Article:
Principles of Western Civilisation
Macmillan and Company, Limited, 1902 - Civilization - 518 pages
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already amongst ancient appear ascendency associated authority become beginning carried cause century chapter character characteristic Church civil civilisation clearly closely common competition conception consciousness considered continued controlling described direction early economic effect efficiency England entirely epoch equal Ethics Europe evolution evolutionary process existing expression fact follow forces forms fundamental future gradually Greek hand highest human mind ideal ideas importance individual influence inherent institution interests involved later limits living look meaning moral move movement namely nature organisation passed past perceived period persons phase political position present prevailing principle problem progress projected race reached regarded religion religious remarkable represented result rise Roman ruling Selection sense short significance simply slowly social society spirit stage struggle subordination tending theory thought throughout tion ultimate United universal Western Western history whole
Page 506 - That all men are by nature equally free and independent, and have certain inherent rights, of which, when they enter into a state of society, they cannot by any compact deprive or divest their posterity; namely, the enjoyment of life and liberty, with the means of acquiring and possessing property, and pursuing and obtaining happiness and safety.
Page 121 - It is a partnership in all science ; a partnership in all art ; a partnership in every virtue, and in all perfection. As the ends of such a partnership cannot be obtained in many generations, it becomes a partnership not only between those who are living, but between those who are living, those who are dead, and those who are to be born.
Page 510 - In Congress, July 4, 1776 The Unanimous Declaration of the Thirteen United States of America When in the Course of human events it becomes necessary for one people to dissolve the political bands which have connected them with another, and to assume among the powers of the earth, the separate and equal station to which the Laws of Nature and of Nature's God entitle them, a decent respect to the opinions of mankind requires...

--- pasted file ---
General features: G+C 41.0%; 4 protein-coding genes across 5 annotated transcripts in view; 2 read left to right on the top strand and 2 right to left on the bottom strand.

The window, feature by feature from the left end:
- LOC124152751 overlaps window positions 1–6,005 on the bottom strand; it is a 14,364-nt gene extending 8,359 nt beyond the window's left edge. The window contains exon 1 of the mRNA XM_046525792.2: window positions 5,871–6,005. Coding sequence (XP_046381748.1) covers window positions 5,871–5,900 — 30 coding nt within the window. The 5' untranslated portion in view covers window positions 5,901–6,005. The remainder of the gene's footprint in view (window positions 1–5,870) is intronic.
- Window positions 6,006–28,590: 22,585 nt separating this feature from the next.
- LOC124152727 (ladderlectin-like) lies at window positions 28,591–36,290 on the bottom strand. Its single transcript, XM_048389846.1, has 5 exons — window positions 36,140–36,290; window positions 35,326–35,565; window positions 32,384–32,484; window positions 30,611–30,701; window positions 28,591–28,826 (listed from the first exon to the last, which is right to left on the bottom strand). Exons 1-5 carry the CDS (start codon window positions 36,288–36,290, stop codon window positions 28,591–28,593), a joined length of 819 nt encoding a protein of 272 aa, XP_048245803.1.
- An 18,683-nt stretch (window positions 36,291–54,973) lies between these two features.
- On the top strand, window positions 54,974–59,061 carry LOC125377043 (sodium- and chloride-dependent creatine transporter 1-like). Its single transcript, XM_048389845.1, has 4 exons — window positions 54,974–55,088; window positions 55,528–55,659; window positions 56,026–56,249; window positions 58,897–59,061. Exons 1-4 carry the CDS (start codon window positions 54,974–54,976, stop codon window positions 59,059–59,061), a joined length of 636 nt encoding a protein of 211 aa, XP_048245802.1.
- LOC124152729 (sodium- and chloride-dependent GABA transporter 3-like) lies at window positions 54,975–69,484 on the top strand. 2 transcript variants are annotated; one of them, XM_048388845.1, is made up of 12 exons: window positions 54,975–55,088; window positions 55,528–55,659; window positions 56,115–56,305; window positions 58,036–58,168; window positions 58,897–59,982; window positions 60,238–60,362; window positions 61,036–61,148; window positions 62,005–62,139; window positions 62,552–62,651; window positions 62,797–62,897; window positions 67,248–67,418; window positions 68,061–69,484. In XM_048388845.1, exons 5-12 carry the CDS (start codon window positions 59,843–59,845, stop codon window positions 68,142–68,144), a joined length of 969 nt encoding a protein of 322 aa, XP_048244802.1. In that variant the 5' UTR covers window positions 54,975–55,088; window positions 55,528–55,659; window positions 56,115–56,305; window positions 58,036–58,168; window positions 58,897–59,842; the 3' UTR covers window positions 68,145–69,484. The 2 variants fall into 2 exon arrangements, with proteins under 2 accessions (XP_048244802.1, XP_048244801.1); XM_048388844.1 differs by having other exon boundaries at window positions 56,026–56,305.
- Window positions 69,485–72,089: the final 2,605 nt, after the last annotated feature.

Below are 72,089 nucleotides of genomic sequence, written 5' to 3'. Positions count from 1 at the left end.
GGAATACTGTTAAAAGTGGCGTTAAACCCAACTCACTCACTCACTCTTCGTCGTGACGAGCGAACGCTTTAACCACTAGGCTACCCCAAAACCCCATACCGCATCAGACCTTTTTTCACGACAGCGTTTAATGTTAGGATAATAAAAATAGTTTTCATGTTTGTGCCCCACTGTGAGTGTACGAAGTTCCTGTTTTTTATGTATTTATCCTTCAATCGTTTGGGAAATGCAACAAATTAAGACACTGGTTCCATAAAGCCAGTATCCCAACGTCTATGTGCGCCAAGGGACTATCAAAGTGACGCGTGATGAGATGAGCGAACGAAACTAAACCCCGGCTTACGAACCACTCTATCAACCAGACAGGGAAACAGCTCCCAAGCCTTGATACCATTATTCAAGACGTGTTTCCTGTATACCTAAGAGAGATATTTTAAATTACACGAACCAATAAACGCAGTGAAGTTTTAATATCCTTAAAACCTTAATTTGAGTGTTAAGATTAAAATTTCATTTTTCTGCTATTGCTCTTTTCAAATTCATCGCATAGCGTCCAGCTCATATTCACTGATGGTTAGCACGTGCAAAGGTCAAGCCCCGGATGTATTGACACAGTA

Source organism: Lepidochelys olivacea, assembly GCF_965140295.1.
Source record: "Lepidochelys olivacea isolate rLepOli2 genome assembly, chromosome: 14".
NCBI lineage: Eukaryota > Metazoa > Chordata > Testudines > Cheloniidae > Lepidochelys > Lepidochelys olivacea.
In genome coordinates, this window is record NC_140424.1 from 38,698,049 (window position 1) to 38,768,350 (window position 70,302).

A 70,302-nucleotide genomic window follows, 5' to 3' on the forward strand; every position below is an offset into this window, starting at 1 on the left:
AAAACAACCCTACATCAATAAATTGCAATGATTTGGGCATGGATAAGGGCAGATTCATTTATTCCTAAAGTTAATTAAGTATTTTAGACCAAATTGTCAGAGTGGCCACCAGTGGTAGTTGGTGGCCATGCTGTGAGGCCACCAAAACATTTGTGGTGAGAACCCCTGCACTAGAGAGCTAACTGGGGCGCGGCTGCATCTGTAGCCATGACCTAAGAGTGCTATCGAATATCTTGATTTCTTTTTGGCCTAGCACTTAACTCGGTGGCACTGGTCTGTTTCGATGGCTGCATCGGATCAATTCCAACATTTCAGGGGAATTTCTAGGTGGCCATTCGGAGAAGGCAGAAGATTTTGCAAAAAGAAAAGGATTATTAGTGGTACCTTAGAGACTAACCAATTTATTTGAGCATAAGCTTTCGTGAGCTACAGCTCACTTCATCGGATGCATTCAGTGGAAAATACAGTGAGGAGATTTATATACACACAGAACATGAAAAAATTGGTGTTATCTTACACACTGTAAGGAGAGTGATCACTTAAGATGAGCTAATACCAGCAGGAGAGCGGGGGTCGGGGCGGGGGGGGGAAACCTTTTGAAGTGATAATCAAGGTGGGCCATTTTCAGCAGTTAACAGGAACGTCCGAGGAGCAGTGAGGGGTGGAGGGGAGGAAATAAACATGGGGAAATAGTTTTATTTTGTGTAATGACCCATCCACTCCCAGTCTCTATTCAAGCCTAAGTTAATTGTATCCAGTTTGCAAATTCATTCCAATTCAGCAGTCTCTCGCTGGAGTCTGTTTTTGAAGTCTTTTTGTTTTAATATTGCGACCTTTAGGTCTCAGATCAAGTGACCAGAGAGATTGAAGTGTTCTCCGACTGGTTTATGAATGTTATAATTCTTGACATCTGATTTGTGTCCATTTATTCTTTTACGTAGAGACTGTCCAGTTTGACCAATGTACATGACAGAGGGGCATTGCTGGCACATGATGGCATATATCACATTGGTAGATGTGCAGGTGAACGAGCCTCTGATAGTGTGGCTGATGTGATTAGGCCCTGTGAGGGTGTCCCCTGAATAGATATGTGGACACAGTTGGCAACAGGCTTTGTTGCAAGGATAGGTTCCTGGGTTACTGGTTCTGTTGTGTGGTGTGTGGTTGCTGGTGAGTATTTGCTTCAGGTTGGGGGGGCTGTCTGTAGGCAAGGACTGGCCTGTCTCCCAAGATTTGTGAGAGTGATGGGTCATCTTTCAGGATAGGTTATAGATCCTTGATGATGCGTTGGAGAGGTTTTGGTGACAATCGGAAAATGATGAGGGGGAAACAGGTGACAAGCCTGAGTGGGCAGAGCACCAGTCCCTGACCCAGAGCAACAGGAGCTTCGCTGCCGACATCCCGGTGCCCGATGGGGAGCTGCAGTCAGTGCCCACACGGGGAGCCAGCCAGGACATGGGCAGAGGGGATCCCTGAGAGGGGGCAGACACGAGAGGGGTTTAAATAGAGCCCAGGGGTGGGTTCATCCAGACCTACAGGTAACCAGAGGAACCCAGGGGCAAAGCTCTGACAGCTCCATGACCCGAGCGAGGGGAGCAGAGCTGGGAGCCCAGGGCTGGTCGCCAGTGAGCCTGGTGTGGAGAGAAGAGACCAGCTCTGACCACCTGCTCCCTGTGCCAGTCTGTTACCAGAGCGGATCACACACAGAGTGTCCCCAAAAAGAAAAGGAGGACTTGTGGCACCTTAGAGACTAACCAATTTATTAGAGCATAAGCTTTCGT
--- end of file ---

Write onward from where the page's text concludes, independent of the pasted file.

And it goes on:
Page 509 - That religion, or the duty which we owe to our Creator, and the manner of discharging it, can be directed only by reason and conviction, not by force or violence ; and therefore all men are equally entitled to the free exercise of religion, according to the dictates of conscience ; and that it is the duty of all to practice Christian forbearance, love and charity towards each other.
Page 121 - Subordinate contracts for objects of mere occasional interest may be dissolved at pleasure; but the State ought not to be considered as nothing better than a partnership agreement in a trade of pepper and coffee, calico or tobacco, or some other such low concern, to be taken up for a little temporary interest, and to be dissolved by the fancy of the parties.
Page 507 - That government is, or ought to be, instituted for the common benefit, protection, and security, of the people, nation, or community...
Page 507 - That no man, or set of men, are entitled to exclusive or separate emoluments or privileges from the community, but in consideration of public services ; which not being descendible, neither ought the offices of magistrate, legislator, or judge, to be hereditary.
Page 309 - Calvinism, it can easily be demonstrated that during the second half of the sixteenth century and the first half of the seventeenth century...
Page 507 - ... of all the various modes and forms of government, that is best which is capable of producing the greatest degree of happiness and safety, and is most effectually secured against the danger of maladministration; and that, when...
Page 508 - That a well-regulated militia, composed of the body of the people, trained to arms, is the proper, natural, and safe defence of a free State ; that standing armies in time of peace should be avoided as dangerous to liberty ; and that in all cases the military should be under strict subordination to, and governed by, the civil power.